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Modern Human Resource Issues in Russia
13 September 2007
Modern Human Resource Issues in Russia

Modern Human Resource Issues in Russia
By Marc Hackel
Recruitment Consultant and International Project Manager
Euro Personnel recruitment agency, Moscow, Russia


US-Russia HR IssuesModern human resource issues in Russia, and in particular recruitment issues, are influenced by both Western expectations and Russia's unique mix of characteristics. Western companies entering Russia often encounter surprises, not all of them pleasant, which represent the tip of the iceberg of "Russian specifics." We in recruitment are often riding that tip, meeting Westerners who fly into Moscow for the first time from Berlin or London – a short plane ride away in terms of time but a huge leap in terms of environment.

While the general economic picture for Russia is good, and growth is brisk, companies coming to Russia should be prepared for unexpected surprises. There are, for example, cases such as Ben & Jerry's ice cream which attempted to enter Russia in the early 1990's - with an excellent product to one of the largest ice cream markets in the world. Almost inexpiably, they met with catastrophic failure. Despite the fact that Russian fast food is growing phenomenally, KFC and Subway have also not fared well. While there are many reasons for these individual cases, the moral is clear: success is not guaranteed and careful planning and a flexible mindset is a must. This article will cover a few points that companies should keep in mind concerning issues of personnel in Russia, which can make or break a company.

The "Russian Mentality"

Perhaps the most important element of the Russian mentality, at least when it comes to money, is the "live for the moment" attitude. This is due to both the unpredictable nature of the country and a keen awareness that even a good life is regularly tempered with hardship; Russians do not wear rose-colored glasses. The ruble default and resulting crisis in August 1998, still fresh in the minds of the Russians whose bank accounts it obliterated, only reinforced the notion that all good things can come to an end. Russian salaries are rising, but Russians also rank very low in terms of savings. They spend money almost as soon as they have it.

In fact, a Western company with grand plans to conquer the country would be well-advised to test the waters by first opening a representative office to establish a presence in Russia but without engaging in commercial activity right away. Russians are becoming much more discerning and fickle consumers, and a thorough study of market habits and trends is necessary. Starbucks is just entering the Russian market, for example, but many people (including me) predict dismal results due to the outrageous real estate prices in Moscow combined with the fact that two well-established Russian chains are already dominating the market.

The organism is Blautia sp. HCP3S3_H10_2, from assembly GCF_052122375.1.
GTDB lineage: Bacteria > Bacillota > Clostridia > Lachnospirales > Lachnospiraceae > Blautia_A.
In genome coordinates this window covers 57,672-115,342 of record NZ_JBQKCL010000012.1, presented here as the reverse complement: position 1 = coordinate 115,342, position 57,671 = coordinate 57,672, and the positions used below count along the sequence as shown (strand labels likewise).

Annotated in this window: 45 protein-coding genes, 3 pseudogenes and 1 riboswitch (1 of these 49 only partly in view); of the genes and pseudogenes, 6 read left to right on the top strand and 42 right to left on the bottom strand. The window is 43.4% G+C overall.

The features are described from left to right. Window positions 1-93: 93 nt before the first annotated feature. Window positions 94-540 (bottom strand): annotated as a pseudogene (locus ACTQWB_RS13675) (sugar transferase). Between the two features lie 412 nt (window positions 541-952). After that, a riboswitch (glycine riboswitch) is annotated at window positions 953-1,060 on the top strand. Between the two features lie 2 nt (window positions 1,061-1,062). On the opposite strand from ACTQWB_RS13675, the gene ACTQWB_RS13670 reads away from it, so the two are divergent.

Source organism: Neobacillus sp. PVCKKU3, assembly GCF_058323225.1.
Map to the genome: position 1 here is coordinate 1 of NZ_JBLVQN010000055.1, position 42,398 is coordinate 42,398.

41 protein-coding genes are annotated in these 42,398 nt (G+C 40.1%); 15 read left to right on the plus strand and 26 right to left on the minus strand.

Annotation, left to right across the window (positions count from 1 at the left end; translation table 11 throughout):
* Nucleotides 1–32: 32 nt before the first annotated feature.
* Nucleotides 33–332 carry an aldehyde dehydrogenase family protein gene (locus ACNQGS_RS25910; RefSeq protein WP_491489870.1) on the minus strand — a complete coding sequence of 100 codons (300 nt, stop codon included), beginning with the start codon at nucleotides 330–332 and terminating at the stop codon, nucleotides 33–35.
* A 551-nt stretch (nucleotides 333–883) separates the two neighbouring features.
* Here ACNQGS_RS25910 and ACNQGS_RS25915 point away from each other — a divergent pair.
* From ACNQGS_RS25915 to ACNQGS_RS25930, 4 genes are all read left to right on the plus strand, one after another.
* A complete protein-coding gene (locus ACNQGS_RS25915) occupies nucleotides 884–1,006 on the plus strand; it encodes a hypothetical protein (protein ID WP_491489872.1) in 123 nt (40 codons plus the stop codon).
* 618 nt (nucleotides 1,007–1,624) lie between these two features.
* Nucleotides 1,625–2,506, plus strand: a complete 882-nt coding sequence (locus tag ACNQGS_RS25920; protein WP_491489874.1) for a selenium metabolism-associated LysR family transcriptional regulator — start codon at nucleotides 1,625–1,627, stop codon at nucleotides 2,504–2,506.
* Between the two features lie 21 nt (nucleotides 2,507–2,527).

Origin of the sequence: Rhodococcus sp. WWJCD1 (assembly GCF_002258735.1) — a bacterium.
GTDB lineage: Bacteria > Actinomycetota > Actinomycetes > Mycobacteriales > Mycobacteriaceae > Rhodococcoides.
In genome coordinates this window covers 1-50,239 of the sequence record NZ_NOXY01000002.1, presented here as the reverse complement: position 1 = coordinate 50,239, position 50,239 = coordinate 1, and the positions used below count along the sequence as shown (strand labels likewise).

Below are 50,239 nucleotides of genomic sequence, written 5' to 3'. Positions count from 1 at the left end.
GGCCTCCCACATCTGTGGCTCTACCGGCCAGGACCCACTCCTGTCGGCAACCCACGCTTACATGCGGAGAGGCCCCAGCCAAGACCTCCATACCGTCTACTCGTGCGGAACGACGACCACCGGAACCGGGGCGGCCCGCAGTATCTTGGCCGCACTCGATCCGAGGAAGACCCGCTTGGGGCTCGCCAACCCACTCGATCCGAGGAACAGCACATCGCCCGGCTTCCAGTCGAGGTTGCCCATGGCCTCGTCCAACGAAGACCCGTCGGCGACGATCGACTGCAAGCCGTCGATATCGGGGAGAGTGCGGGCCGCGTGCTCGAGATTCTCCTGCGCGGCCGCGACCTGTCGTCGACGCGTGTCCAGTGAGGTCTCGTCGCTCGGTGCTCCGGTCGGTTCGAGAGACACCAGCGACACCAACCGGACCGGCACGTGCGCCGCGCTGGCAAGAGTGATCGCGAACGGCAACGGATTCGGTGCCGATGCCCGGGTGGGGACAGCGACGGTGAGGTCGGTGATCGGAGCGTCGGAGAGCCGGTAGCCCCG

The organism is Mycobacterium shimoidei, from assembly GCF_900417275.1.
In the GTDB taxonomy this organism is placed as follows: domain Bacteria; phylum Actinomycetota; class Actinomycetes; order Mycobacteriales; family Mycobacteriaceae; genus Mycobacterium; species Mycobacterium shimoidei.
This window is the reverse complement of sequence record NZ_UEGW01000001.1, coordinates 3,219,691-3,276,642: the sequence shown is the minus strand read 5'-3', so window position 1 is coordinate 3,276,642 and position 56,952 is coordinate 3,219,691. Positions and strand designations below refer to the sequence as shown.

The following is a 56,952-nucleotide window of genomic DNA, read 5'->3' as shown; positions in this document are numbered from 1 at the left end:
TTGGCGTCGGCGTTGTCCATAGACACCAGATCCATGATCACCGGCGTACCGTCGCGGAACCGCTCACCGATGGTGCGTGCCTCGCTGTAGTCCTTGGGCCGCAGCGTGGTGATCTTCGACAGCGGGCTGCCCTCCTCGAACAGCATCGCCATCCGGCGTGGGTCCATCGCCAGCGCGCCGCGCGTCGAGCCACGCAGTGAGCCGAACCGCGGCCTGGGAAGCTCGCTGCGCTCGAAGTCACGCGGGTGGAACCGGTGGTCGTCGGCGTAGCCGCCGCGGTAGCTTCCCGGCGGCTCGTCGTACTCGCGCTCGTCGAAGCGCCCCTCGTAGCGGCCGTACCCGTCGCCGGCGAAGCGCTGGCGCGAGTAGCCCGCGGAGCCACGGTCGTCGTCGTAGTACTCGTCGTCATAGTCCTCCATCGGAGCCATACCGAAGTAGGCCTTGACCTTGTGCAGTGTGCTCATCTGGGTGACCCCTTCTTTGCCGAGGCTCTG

To return to issues more directly related to HR, "live for the moment" can also be detected in the willingness of Russian employees to participate in illegal salary schemes. The vast majority of Russian companies pay tax only on a portion of the employee's salary, paying the rest in an envelope in cash. This discrepancy between official salary and real salary is what a candidate means when he or she says that, for example, 10% of their current salary is "white" and 90% of it is "black." Accountants also usually run "black books" and "white books," two separate systems. A combined system like this is called "grey." Western companies, especially those with an established Russian legal entity, tend to pay "all-white" salaries, as do large Russian behemoths that are regularly under the scrutiny of the Russian Tax Inspectorate. Russians also generally prefer white salaries now, as white salaries can often mean better access to credit. However, if given the choice of working illegally for a much higher sum, they will likely chose to work illegally.

Since the collapse of the Soviet Union everything is basically for money, the concept of taxes and getting something for your tax money really doesn't apply here. Although the Russian government has been billions of dollars in the black for years, social programs are still under-funded, pensions are a joke, roads are inadequate, and the list goes on and on. Russians could generally care less if their employer pays the government taxes – because the widely-held opinion is that the money will not result in a better life for anyone if given to the government.

However, Russians are willing to do this because it poses no danger to them. The director and the chief accountant could be prosecuted if the scheme were discovered, but the employee would not be guilty. Russians, when not engaged in soul-searching conversations until three in the morning, can be very realistic and by nature are averse to taking risks. Grand plans don't mean anything - what counts are the actual results. This natural aversion to risk means that a Russian employee will not cancel or try to juggle around a business trip with a current employer to meet with a potential employer. Even if the CEO of General Electric were to fly in to personally interview a sales manager, an unexpected plane trip to Siberia demanded by the current employer would mean that the CEO would likely be left sitting alone in the hotel lobby.

Russia and the Bottom Line